9. Hi all, Here at my university, someone asked me for advice on how to build a process control VI for a scientific experiment. What he described seemed like a stereotypical LabVIEW application: the computer has to control a couple of pumps and switches, and apply some basic PID control to keep, for example, the pH (acidity) of a solution constant. All was well, until he added that this experiment has to run for at least a year; any interruption of a few seconds in the process control would mess up the experiment. Oops. So, it seems this should be a high-reliability LabVIEW application — something on a scale with which I don't have any experience. So I'd like to ask you for some advice: how to handle this? Any experiences you'd like to share? A few things that seem obvious: disconnect the controlling PCs from the network; disable Windows Updates (but that follows from the previous point, really); have two PCs, and implement some sort of failover mechanism (but how?); get a UPS, or maybe even a backup generator; test extensively, by simulating all sorts of failure scenarios (any tips here?); extensive logging and monitoring. [*]Anything else? [*]Do you know about any good whitepapers or examples? (I have tried Googling around, but haven't been able to come up with much useful information). [*]Or should we ditch the idea of building this ourselves, and get some professionals to look at it? Any pointers would be very welcome; thanks a lot in advance! Best, Onno
  10. It's going to be really hard to help you out without seeing the code, I'm afraid. (Or maybe it's just me, and someone else is able to give some advice here?) Do you think you could create a small example project that demonstrates the problem, and post it here?
  11. Thanks, Daklu, for the interesting post! I really enjoyed reading about your problem & solution — same goes for AQ's response. About the latter, I have a small follow-up question: Could you maybe elaborate on that? Why would polling the future's state every once in a while be such a Bad Thing? In my view, you're just pointing out a very fundamental problem of retrieving information from a parallel process, one that has nothing to do with futures in particular. It's the problem of having to wait for the requested info to come back, without locking up. That problem is universal to all approaches, right? Be it async messages, synchronous messages or futures. So I'm a bit confused: what's especially bad about this use of Futures? Thanks a lot Onno
  12. The LabVIEW community has a large number of incredibly useful tools (RCF, QuickDrop extensions, OpenG), but they're rather spread-out, difficult to find for newcomers, and not always very well mainainted. Over the past year or so, I've slowly accumulated a collection of these tools, but it'd be really difficult to explain to a new colleague where I found them all As such, some sort of "official community patch" sounds appealing: it'd make it way easier for relatively new developers to "upgrade their LabVIEW experience" (hm, that sounds cheesy). And I guess those people would be the main audience for such a patch? (Since most of the people in this topic already have their own sophisticated customizations, presumably). I do wonder about the technical difficulties, though, given the already mentioned "different workflows for different developers", and the non-trivialities of maintaining a modularized LabVIEW installation. VIPM may be a perfect implementation of a "community patch" — but that would also mean that more of the already available tools and libraries would need to be packaged. With important parts of VIPM's functionality being reserved for commercial users (esp. the creation of VIPCs), this might be an obstacle. Nevertheless, I would be interested in seeing how this develops! (If I could help, I would!)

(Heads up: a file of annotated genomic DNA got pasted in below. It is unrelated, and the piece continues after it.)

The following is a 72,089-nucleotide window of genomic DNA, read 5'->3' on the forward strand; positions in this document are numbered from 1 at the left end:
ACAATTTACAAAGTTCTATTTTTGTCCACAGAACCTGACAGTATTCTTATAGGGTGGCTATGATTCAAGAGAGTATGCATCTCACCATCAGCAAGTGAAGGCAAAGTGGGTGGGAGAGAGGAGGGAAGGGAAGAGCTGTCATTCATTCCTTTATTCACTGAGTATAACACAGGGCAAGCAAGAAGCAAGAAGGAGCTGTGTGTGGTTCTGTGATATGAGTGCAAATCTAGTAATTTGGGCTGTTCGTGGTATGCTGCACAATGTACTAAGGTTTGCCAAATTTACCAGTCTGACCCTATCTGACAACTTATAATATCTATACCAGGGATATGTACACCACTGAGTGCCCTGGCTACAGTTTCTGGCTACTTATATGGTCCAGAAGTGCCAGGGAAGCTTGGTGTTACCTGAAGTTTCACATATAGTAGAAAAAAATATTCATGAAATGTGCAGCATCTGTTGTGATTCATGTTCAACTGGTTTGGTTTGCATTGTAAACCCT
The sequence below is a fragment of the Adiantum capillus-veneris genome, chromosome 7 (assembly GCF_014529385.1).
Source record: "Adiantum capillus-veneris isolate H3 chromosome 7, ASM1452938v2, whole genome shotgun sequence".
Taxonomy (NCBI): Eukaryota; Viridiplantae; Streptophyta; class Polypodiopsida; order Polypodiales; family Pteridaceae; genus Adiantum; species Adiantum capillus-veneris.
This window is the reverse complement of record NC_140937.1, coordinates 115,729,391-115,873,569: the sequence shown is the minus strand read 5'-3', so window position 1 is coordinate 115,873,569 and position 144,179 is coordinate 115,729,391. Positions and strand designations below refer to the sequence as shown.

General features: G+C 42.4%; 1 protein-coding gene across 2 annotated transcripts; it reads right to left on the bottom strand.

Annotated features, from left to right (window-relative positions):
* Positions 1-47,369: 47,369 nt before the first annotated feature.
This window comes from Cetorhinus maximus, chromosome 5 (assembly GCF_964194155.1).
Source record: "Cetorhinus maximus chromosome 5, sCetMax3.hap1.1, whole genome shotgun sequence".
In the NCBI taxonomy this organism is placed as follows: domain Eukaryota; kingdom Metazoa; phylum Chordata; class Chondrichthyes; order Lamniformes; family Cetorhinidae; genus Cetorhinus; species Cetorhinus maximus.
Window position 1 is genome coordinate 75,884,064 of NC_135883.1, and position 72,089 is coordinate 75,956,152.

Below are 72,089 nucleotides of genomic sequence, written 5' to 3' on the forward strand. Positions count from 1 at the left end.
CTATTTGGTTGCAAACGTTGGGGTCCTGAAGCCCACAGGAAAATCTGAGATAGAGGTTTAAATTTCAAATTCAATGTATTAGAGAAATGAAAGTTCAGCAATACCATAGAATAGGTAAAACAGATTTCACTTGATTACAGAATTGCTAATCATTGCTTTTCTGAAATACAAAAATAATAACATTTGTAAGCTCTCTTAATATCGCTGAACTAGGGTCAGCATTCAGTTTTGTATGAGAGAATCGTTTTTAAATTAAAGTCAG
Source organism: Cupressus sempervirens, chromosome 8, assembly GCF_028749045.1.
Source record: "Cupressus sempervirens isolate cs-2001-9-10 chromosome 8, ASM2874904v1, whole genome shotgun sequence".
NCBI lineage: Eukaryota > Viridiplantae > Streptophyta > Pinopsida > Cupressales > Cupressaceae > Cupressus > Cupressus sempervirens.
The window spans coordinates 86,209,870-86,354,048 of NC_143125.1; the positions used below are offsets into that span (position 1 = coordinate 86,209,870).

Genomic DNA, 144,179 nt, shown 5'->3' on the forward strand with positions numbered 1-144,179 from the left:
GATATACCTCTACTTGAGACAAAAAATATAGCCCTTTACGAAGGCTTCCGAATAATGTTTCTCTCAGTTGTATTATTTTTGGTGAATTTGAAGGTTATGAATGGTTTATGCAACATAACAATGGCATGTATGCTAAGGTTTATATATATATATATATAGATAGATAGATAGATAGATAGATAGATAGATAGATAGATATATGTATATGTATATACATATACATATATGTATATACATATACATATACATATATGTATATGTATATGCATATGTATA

13. Having worked with LabVIEW for a few years now, it seems to me that such dynamic user interfaces are simply nigh-impossible in LabVIEW. The way the front panel / terminal / block diagram system has been designed has some strong advantages, but dynamic control instantiation seems to be fundamentally incompatible with this paradigm. If you really think this type of UI is useful, you should consider using a different tool — .NET for example. There's plenty of extensive libraries for this sort of thing in the .NET world. You really don't want to solve the intricate usability issues of docking/undocking etc. yourself, if you don't have to On the other hand: does the UI you have in mind really solve concrete user problems? My experience thus far tells me that often a well-designed, static UI trumps an overly-configurable, dynamic UI. Especially for "your average user" (whatever that may be), too much configurability makes an application harder to use. For a good example on this, read the interesting story of how the Microsoft Office Ribbon UI was conceived. There's a reason Microsoft turned its back on the mess of floating toolbars, dynamic menus and over-configurability that was MS Office 2000-2003. (Even though, personally, I quite liked it!) One additional tip, to make this downer-of-a-reply a bit more useful: you can look into LabVIEW OOP (Object Oriented Programming), and the Actor Framework, to see some examples of how you can make a UI more 'customizable' — by, for example, making multiple versions of the same UI, and decouple those UIs from the underlying actual program. Let me know if I'm being too vague here, or if you'd like some more concrete pointers. Best regards, Onno